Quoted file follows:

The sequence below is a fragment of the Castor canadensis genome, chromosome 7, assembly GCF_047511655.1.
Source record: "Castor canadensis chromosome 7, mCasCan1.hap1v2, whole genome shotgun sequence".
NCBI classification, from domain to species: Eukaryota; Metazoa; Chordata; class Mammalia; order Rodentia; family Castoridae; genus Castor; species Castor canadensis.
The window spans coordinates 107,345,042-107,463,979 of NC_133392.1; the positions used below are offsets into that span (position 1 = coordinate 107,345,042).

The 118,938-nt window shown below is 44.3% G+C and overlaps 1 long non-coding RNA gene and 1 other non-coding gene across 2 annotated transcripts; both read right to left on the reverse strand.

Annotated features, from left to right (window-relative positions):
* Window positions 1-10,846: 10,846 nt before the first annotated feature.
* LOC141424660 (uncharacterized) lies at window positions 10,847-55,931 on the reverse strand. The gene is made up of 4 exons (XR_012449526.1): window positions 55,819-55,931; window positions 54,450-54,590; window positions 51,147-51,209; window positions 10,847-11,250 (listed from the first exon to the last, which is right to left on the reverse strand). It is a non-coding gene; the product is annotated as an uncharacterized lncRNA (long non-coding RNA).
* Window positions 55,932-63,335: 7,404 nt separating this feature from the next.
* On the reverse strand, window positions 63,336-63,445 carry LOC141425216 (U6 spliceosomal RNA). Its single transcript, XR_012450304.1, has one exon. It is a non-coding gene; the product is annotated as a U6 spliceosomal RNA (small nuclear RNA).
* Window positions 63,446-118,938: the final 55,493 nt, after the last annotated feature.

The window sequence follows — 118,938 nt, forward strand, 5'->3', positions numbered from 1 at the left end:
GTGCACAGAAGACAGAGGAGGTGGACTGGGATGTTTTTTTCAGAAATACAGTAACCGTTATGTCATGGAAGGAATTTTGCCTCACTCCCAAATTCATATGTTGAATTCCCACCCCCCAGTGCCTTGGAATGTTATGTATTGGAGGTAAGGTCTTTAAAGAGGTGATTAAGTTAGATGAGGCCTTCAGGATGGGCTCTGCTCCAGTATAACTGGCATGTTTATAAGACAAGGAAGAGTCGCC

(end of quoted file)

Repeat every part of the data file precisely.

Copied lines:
The sequence below is a fragment of the Castor canadensis genome, chromosome 7, assembly GCF_047511655.1.
Source record: "Castor canadensis chromosome 7, mCasCan1.hap1v2, whole genome shotgun sequence".
NCBI classification, from domain to species: Eukaryota; Metazoa; Chordata; class Mammalia; order Rodentia; family Castoridae; genus Castor; species Castor canadensis.
The window spans coordinates 107,345,042-107,463,979 of NC_133392.1; the positions used below are offsets into that span (position 1 = coordinate 107,345,042).

The 118,938-nt window shown below is 44.3% G+C and overlaps 1 long non-coding RNA gene and 1 other non-coding gene across 2 annotated transcripts; both read right to left on the reverse strand.

Annotated features, from left to right (window-relative positions):
* Window positions 1-10,846: 10,846 nt before the first annotated feature.
* LOC141424660 (uncharacterized) lies at window positions 10,847-55,931 on the reverse strand. The gene is made up of 4 exons (XR_012449526.1): window positions 55,819-55,931; window positions 54,450-54,590; window positions 51,147-51,209; window positions 10,847-11,250 (listed from the first exon to the last, which is right to left on the reverse strand). It is a non-coding gene; the product is annotated as an uncharacterized lncRNA (long non-coding RNA).
* Window positions 55,932-63,335: 7,404 nt separating this feature from the next.
* On the reverse strand, window positions 63,336-63,445 carry LOC141425216 (U6 spliceosomal RNA). Its single transcript, XR_012450304.1, has one exon. It is a non-coding gene; the product is annotated as a U6 spliceosomal RNA (small nuclear RNA).
* Window positions 63,446-118,938: the final 55,493 nt, after the last annotated feature.

The window sequence follows — 118,938 nt, forward strand, 5'->3', positions numbered from 1 at the left end:
GTGCACAGAAGACAGAGGAGGTGGACTGGGATGTTTTTTTCAGAAATACAGTAACCGTTATGTCATGGAAGGAATTTTGCCTCACTCCCAAATTCATATGTTGAATTCCCACCCCCCAGTGCCTTGGAATGTTATGTATTGGAGGTAAGGTCTTTAAAGAGGTGATTAAGTTAGATGAGGCCTTCAGGATGGGCTCTGCTCCAGTATAACTGGCATGTTTATAAGACAAGGAAGAGTCGCC